This reverses a Court of Appeals opinion we blogged here. Please read that first (or at least all but the last paragraph) to put what we are about to say in context:
The Supreme Court agreed.
The court says that it took review of this case in order to provide “interpretation of the borrowed servant doctrine.” But it adds nothing to the law except three relatively trivial points. First, the fact that a servant can have two masters means that an earlier case was wrong if it implied that a master must have exclusive control. Second, in a battle of footnotes with the Court of Appeals, “borrowed” employee is a tort concept whereas “lent” employee is a workers compensation concept (CA1’s footnote said they were synonymous) Third, the court doesn’t like (“we . . . distance ourselves from”) language in a 1937 case that an element in determining which entity was the master is which one the employee was “furthering the business” of, since one entity may be in the business of lending servants. (If one of them isn’t in that business then the language would still seem a perfectly useful guide but this opinion puts it under a cloud in all cases.)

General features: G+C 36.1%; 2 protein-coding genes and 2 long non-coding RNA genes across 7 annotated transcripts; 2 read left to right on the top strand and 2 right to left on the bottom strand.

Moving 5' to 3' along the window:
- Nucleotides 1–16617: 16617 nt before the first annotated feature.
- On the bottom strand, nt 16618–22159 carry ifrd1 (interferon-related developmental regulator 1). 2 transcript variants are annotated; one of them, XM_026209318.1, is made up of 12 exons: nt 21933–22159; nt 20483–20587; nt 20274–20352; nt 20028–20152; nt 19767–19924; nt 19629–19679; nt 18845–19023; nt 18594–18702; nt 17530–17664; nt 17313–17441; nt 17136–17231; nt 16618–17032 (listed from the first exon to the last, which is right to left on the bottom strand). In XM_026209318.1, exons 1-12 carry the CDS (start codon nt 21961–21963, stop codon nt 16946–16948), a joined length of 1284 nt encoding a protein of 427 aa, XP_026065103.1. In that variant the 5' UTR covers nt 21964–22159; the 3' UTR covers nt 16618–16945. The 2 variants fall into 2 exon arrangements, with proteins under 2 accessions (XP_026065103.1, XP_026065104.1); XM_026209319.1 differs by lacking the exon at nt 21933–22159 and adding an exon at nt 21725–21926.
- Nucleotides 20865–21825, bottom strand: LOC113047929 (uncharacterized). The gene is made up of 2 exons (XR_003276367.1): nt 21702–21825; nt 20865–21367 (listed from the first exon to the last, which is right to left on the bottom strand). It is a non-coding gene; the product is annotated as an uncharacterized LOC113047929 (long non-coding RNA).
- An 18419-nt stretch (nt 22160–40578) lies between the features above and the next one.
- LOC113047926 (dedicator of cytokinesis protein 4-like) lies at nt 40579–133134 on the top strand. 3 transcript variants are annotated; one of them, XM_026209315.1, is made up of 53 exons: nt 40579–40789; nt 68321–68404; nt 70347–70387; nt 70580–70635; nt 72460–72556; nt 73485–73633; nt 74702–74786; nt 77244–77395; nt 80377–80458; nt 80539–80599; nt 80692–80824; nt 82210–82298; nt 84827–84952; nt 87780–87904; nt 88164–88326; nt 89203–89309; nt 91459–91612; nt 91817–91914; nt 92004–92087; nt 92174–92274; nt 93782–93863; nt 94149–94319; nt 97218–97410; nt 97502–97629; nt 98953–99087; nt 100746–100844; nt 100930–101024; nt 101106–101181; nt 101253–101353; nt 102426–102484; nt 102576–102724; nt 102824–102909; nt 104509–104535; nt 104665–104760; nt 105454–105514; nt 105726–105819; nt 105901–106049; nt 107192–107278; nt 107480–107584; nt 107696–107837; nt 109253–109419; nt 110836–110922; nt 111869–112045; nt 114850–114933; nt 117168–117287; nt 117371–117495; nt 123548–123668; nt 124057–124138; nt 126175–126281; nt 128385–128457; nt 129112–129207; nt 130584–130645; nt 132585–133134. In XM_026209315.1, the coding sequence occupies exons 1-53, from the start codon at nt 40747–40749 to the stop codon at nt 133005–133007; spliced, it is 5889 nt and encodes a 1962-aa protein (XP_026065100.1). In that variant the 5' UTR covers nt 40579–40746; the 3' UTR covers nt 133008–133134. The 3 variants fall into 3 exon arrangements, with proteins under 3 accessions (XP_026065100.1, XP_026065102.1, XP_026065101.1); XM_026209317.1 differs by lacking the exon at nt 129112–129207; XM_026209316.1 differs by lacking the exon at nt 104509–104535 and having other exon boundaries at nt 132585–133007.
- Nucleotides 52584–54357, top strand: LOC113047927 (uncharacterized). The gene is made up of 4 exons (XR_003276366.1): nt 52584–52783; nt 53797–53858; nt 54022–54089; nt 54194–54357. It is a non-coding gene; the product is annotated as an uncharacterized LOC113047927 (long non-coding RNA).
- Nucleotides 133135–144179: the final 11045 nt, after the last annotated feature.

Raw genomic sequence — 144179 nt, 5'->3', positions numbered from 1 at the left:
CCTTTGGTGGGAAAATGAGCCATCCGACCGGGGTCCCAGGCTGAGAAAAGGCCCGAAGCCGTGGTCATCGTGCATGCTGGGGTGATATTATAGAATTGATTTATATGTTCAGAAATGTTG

So what does the case interpret? Well, the Court of Appeals remanded “for a trial consistent with this decision.” The Supreme Court takes care to explain that there will be no new trial on damages or allocation of fault. That’s what the Court of Appeals may have meant anyway but now there can be no argument: the amount in controversy will safely remain $900,000. The only question will be whether Bowen is responsible for it.
The opinion tries to seem significant. It even cites Benjamin Cardozo. (So now you like the guy? What about when your court casually, without admitting what it was doing, abandoned his seminal opinion?) But it is the Court of Appeals’ opinion restated more succinctly. We didn’t know why that opinion was published; we didn’t understand why the Supreme Court took review. We still don’t. As for the Supreme Court, though, the rest of the opinion is so lightweight that we will forgive those who suspect the part about remand of being the tail wagging the dog.
(link to opinion)